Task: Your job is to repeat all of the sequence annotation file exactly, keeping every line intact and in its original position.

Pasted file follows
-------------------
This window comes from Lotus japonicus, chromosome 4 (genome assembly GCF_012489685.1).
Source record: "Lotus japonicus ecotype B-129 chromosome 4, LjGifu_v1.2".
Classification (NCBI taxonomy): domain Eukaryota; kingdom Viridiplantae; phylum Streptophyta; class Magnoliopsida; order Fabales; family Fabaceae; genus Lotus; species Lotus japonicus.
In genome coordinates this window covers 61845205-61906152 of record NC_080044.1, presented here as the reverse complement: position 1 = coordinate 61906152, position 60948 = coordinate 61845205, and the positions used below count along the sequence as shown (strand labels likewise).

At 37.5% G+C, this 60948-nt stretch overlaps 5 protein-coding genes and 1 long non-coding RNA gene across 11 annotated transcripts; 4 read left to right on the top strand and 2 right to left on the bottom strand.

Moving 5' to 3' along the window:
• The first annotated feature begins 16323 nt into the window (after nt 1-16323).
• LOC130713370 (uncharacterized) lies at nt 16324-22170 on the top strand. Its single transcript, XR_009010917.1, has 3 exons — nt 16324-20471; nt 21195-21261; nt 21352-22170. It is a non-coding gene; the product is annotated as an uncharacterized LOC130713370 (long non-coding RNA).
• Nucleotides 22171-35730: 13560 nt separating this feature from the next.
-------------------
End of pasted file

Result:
This window comes from Lotus japonicus, chromosome 4 (genome assembly GCF_012489685.1).
Source record: "Lotus japonicus ecotype B-129 chromosome 4, LjGifu_v1.2".
Classification (NCBI taxonomy): domain Eukaryota; kingdom Viridiplantae; phylum Streptophyta; class Magnoliopsida; order Fabales; family Fabaceae; genus Lotus; species Lotus japonicus.
In genome coordinates this window covers 61845205-61906152 of record NC_080044.1, presented here as the reverse complement: position 1 = coordinate 61906152, position 60948 = coordinate 61845205, and the positions used below count along the sequence as shown (strand labels likewise).

At 37.5% G+C, this 60948-nt stretch overlaps 5 protein-coding genes and 1 long non-coding RNA gene across 11 annotated transcripts; 4 read left to right on the top strand and 2 right to left on the bottom strand.

Moving 5' to 3' along the window:
• The first annotated feature begins 16323 nt into the window (after nt 1-16323).
• LOC130713370 (uncharacterized) lies at nt 16324-22170 on the top strand. Its single transcript, XR_009010917.1, has 3 exons — nt 16324-20471; nt 21195-21261; nt 21352-22170. It is a non-coding gene; the product is annotated as an uncharacterized LOC130713370 (long non-coding RNA).
• Nucleotides 22171-35730: 13560 nt separating this feature from the next.